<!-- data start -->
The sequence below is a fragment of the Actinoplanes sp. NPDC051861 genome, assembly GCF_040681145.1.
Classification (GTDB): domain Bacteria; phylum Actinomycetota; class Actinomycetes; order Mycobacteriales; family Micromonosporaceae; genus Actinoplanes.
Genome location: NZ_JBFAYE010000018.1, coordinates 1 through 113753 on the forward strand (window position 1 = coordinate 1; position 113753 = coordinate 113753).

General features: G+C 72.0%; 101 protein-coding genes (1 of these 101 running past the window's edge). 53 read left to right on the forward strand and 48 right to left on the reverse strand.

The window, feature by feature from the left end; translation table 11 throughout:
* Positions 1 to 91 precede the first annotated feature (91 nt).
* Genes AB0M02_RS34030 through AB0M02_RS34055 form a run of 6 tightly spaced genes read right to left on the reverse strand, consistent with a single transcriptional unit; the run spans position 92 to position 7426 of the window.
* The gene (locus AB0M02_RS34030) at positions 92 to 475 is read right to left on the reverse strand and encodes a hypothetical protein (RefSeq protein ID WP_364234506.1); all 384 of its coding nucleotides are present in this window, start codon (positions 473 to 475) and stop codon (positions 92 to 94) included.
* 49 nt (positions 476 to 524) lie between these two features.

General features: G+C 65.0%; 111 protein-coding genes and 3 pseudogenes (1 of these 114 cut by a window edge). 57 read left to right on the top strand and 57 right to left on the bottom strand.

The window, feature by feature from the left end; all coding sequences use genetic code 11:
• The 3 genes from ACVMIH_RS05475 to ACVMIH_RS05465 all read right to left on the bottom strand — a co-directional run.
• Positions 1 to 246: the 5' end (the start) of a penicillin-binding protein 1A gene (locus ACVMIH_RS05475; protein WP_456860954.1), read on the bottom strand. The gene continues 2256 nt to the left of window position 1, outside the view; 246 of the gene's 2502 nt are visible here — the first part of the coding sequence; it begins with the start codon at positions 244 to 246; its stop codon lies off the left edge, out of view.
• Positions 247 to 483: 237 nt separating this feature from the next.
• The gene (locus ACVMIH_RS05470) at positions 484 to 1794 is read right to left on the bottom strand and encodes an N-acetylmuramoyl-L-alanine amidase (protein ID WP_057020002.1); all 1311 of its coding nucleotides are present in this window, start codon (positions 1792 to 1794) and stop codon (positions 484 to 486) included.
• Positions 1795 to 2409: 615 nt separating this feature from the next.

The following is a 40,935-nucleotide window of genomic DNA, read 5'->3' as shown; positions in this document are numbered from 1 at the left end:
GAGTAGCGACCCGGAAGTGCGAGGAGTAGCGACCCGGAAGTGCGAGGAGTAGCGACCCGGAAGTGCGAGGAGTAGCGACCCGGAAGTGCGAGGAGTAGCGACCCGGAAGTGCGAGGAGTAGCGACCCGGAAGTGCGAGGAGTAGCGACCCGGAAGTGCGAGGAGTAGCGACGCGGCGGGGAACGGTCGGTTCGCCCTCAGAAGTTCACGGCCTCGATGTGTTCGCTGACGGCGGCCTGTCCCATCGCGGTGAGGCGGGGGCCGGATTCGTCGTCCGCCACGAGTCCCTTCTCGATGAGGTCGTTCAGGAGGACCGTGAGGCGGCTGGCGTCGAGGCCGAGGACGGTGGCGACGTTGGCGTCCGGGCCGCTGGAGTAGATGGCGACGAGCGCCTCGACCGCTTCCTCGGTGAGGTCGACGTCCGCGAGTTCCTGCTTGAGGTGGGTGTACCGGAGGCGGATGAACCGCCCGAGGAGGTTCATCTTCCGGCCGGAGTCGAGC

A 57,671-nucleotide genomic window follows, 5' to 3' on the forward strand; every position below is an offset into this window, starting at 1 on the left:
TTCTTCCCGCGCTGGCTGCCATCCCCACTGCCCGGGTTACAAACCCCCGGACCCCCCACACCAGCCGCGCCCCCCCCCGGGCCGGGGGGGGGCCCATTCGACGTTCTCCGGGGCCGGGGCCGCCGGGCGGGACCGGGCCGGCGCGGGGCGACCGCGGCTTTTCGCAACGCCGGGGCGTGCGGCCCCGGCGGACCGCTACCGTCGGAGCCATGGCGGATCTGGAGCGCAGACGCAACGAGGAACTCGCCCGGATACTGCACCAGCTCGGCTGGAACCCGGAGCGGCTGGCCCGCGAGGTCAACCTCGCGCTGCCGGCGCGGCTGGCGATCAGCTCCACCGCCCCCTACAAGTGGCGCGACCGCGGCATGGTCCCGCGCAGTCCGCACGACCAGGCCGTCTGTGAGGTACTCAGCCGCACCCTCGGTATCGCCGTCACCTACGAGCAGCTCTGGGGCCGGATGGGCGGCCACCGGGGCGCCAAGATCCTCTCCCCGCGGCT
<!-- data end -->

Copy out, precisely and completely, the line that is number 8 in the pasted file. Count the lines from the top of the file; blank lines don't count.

* The gene (locus AB0M02_RS34030) at positions 92 to 475 is read right to left on the reverse strand and encodes a hypothetical protein (RefSeq protein ID WP_364234506.1); all 384 of its coding nucleotides are present in this window, start codon (positions 473 to 475) and stop codon (positions 92 to 94) included.